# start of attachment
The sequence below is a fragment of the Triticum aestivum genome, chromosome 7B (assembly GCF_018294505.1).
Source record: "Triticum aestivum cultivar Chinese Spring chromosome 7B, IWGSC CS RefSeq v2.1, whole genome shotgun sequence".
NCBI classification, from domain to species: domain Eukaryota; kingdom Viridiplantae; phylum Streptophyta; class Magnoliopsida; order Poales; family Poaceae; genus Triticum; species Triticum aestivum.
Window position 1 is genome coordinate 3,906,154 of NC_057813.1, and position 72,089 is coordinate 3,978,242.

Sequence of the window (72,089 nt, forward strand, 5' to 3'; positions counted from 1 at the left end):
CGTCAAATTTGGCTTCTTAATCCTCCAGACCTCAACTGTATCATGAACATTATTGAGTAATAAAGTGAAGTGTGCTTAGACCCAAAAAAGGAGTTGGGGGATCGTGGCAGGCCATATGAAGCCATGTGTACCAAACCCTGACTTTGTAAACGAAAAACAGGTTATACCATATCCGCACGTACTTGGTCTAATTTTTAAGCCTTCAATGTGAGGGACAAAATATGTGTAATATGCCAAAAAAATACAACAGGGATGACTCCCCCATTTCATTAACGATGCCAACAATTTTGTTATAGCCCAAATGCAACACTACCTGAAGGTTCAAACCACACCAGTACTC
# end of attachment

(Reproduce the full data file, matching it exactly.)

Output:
The sequence below is a fragment of the Triticum aestivum genome, chromosome 7B (assembly GCF_018294505.1).
Source record: "Triticum aestivum cultivar Chinese Spring chromosome 7B, IWGSC CS RefSeq v2.1, whole genome shotgun sequence".
NCBI classification, from domain to species: domain Eukaryota; kingdom Viridiplantae; phylum Streptophyta; class Magnoliopsida; order Poales; family Poaceae; genus Triticum; species Triticum aestivum.
Window position 1 is genome coordinate 3,906,154 of NC_057813.1, and position 72,089 is coordinate 3,978,242.

Sequence of the window (72,089 nt, forward strand, 5' to 3'; positions counted from 1 at the left end):
CGTCAAATTTGGCTTCTTAATCCTCCAGACCTCAACTGTATCATGAACATTATTGAGTAATAAAGTGAAGTGTGCTTAGACCCAAAAAAGGAGTTGGGGGATCGTGGCAGGCCATATGAAGCCATGTGTACCAAACCCTGACTTTGTAAACGAAAAACAGGTTATACCATATCCGCACGTACTTGGTCTAATTTTTAAGCCTTCAATGTGAGGGACAAAATATGTGTAATATGCCAAAAAAATACAACAGGGATGACTCCCCCATTTCATTAACGATGCCAACAATTTTGTTATAGCCCAAATGCAACACTACCTGAAGGTTCAAACCACACCAGTACTC